The imperative of economic development has meant that the research being conducted by material scientists is leading to more environmental degradation by demonstrating novel ways of exploiting natural resources. On the other hand, material scientists like you are very conscious of the problem of climate change and are very vocal about it. How do you address that contradiction? 
Prof Sarma: It is a very difficult question; and it is difficult because it points to a serious problem whose solution is extremely complex, if at all there is one. The root cause lies in the dominant paradigm of development. This means that if one wants to find a solution, they have to change that very paradigm. Why should the GDP increase year after year? Isn't it unsustainable? Should GDP rise just because the share market prices have to go up? We are creating demand where there is none. Every year, you're getting higher-end gadgets, without knowing why you need them. And your need is being created through very careful AI implementation. This drains the resources which are all finite. In the process of manufacturing anything you go to the mines, take the relevant concentrated material from there, make products, and then that product goes all over the world. If you forget once about the intermediary — human beings — what you're doing is taking a concentrated material that nature had created and evenly distributing across the world. Higher-order energy is being converted into lower-order one. Which is exactly the thermodynamic process. The natural processes always go in that direction. It is entropically driven, and you cannot reverse entropy. The problem is we are running ever faster in that direction. That is why I believe we need to think in terms of cyclic order, where the only energy input comes from the sun. If we don't use it, much of it is anyway going to get wasted. Everything must be cyclic. If we don't have a recycling strategy, we are heading for a big problem because all natural resources, as we know them, will someday run out.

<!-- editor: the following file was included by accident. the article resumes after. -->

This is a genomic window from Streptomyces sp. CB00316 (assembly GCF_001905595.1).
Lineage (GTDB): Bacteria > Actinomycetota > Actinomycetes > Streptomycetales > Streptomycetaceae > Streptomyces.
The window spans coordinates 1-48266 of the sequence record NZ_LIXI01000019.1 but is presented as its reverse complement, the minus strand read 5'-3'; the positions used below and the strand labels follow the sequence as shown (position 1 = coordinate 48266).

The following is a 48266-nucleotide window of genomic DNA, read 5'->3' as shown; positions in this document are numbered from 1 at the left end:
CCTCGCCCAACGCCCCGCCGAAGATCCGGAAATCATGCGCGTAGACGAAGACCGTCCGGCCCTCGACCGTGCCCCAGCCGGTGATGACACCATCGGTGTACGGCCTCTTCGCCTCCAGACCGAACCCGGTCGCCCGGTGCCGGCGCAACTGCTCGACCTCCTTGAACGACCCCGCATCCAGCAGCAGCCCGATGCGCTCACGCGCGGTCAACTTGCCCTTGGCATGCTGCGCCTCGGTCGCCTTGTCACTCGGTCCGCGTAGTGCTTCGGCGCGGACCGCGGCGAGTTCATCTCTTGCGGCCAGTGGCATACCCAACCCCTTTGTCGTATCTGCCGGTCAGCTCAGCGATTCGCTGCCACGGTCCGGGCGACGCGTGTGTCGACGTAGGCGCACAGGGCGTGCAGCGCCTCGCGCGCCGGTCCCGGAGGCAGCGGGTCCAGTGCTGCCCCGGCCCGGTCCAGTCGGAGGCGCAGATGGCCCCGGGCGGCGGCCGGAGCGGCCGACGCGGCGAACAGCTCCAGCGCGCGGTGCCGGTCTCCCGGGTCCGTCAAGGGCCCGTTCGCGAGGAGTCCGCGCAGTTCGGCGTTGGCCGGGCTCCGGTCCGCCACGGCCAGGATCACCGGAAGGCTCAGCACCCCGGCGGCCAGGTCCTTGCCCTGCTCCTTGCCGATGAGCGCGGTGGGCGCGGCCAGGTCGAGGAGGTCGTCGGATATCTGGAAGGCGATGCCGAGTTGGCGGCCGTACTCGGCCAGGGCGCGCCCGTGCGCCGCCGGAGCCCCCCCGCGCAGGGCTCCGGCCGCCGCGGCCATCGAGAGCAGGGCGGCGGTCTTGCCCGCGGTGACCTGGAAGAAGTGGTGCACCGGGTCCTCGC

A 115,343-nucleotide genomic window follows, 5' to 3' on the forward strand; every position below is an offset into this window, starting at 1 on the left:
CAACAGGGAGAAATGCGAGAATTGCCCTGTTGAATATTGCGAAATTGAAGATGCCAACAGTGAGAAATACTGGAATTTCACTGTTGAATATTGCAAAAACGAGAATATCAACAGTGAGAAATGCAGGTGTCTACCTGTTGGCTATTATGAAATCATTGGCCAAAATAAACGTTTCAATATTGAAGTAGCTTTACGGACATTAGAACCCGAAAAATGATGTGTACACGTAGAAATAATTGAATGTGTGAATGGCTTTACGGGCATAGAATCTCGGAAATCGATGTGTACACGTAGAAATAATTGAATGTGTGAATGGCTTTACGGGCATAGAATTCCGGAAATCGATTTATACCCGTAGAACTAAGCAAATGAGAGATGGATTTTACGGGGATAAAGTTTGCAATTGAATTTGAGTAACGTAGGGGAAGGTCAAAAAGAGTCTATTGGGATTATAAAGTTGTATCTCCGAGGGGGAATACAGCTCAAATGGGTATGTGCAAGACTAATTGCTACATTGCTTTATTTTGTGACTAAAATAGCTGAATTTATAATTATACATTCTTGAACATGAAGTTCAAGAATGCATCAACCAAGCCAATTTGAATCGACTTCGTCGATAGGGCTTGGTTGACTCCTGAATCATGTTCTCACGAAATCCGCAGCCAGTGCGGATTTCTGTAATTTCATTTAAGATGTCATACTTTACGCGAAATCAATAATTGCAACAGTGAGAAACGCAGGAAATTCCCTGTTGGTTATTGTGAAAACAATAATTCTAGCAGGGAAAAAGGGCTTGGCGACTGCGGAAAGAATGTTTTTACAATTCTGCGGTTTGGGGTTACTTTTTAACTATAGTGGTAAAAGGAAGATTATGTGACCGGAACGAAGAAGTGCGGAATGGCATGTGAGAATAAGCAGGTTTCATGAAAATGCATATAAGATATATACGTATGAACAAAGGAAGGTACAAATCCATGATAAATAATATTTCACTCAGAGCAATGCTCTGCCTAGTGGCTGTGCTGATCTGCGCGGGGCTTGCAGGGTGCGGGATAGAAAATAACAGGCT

We have to ask some very tough questions of ourselves as a species, and not as a country. Climate change is a threat that is forcing people to ask such questions. And that's very important, because climate change has transboundary consequences, and therefore has to be dealt with by the human species as a whole. But if you think about these issues in terms of a country, or like a company, you would not mind growing or taking certain actions that may put others at peril. And this will lead to complete collapse and chaos. 

At some level, a new generation of organic chemistry may be the solution to address the contradiction you flagged. Because organic chemistry doesn't depend so much on inorganic material (except some catalysts). Much will depend on whether we can figure out ways to combine mainly carbon dioxide, hydrogen, oxygen and nitrogen to produce most things that we shall need. If these materials are degradable and we can recombine the components again, then to a large extent, we can have a cyclic economy with the input of the energy coming from the sun.